It’s easy to forget that historically people were having sex.
Oh sure, we know academically that they were having sex. Otherwise how would we be here? But filling up bathtubs with champagne? Using sheeps gut for condoms? Impressively sized antler dildos? That seems like the tawdry imaginings of a bodice-ripper novelist from today’s time, not actual historical fact.
The Twitter account @WhoresofYore seeks to rectify that misunderstanding. Our historical counterparts, it turns out, were kinky little devils. They hired Kolkata sex workers, or made sex toys that looked like flying horses (out of jade, no less), or made tawdry comics about sex work. We seem to view these forefathers through sepia tinged glasses, where they must’ve done the dirty with the sheets drawn and the lights out.
Aside from the obvious titillations (Whores of Yore will frequently post NSFW images, though they’re mostly historical) there are several reasons that you should be following @WhoresofYore. The account is a great deal of fun, for starters. It is frequently stated that well-behaved women rarely make history, and hearing these stories is the best kind of gossip. It’s full of humor, from the quotes from Spartan sex workers to corn-flakes originally being designed as an anti-masturbation aid.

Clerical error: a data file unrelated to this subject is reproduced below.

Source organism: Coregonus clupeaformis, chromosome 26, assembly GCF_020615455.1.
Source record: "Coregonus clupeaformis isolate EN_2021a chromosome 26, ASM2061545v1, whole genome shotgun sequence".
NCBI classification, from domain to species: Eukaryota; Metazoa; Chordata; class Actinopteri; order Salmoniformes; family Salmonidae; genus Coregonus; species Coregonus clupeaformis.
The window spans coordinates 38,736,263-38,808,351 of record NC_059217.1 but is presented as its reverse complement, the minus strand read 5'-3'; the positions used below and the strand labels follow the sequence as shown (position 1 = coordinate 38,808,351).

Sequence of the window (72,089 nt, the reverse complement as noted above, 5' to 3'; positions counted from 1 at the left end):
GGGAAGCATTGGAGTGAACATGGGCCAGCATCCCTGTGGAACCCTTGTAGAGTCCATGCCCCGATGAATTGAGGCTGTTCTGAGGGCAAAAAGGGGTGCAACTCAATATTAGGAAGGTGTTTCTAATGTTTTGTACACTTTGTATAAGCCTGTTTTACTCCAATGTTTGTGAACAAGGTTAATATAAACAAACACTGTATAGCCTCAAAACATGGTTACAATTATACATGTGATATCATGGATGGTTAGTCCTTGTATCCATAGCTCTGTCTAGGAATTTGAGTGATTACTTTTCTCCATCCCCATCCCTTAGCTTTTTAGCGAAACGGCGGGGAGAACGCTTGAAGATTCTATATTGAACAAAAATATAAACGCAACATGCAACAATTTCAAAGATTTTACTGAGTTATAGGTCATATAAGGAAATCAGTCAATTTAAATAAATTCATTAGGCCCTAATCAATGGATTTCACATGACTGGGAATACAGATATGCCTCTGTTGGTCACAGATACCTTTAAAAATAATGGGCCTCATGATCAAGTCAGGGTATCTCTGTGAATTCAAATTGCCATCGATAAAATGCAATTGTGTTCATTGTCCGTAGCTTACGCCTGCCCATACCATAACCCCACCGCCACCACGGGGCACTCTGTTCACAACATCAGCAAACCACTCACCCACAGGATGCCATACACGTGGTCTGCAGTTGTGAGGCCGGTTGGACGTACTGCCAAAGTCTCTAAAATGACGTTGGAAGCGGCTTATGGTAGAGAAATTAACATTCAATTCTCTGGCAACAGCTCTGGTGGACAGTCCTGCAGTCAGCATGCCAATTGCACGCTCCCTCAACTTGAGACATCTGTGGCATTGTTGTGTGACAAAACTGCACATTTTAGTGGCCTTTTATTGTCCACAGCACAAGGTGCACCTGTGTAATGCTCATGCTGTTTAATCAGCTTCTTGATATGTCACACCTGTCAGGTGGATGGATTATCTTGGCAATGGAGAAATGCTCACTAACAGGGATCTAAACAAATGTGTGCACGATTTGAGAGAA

It’s informative, and not just in the “here is the first image of a couple having sex.” Alongside images of cis-heterosexual couples, there is erotica, magazine clippings, and academic texts about gay and lesbian people throughout history.There is a certain historical erasure of the LGBT community, and it’s easy to forget that homosexuality is not a newfangled idea (another excellent resource – though not necessarily sex worker based – is Morgan M. Page’s dishy romp through trans history One from the Vaults). It’s the kind of history you never learned in school, which means it’s the best kind.
While the creator of Whores of Yore is not herself a sex worker (Kate Lister is an academic by trade) she does well in using sex-positive speech and referring to her charges in non-derogatory terms. No morality lessons here on whether these women (and men) were making good decisions, and aside from the eye-catching title, no slurs.
So sit back, relax and catch up on your historical homework about people roasting the broomstick.